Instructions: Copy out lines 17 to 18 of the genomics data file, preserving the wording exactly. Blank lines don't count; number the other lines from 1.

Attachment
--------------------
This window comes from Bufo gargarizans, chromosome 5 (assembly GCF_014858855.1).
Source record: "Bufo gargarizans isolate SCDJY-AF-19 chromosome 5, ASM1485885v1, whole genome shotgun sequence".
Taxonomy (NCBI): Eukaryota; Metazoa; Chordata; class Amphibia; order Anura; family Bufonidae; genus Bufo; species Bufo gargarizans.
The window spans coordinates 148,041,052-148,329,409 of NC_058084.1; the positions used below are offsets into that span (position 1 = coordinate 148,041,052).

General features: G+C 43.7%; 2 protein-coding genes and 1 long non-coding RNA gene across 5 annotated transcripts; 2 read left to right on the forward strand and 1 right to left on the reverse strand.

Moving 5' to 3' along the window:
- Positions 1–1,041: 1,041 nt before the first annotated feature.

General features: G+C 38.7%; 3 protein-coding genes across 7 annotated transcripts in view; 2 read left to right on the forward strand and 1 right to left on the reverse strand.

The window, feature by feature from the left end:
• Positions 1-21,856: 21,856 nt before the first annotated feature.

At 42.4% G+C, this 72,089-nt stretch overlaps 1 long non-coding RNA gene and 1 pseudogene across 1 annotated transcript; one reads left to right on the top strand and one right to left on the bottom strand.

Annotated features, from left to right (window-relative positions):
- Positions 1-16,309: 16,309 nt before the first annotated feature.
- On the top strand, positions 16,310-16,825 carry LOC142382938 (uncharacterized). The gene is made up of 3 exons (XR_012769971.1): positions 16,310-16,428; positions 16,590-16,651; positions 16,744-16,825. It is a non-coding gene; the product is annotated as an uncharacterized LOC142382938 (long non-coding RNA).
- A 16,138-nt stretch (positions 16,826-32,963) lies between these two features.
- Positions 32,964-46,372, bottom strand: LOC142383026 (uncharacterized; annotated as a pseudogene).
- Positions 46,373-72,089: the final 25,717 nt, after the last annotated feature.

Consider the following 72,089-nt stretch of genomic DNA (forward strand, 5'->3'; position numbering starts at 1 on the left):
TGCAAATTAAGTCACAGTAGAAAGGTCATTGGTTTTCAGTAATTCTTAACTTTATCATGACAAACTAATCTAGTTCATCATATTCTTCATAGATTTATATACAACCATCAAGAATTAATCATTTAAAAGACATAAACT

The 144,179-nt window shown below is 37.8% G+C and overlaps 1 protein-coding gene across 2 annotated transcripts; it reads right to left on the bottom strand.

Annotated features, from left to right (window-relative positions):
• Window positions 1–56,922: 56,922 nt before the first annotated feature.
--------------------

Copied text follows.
- Positions 46,373-72,089: the final 25,717 nt, after the last annotated feature.

Consider the following 72,089-nt stretch of genomic DNA (forward strand, 5'->3'; position numbering starts at 1 on the left):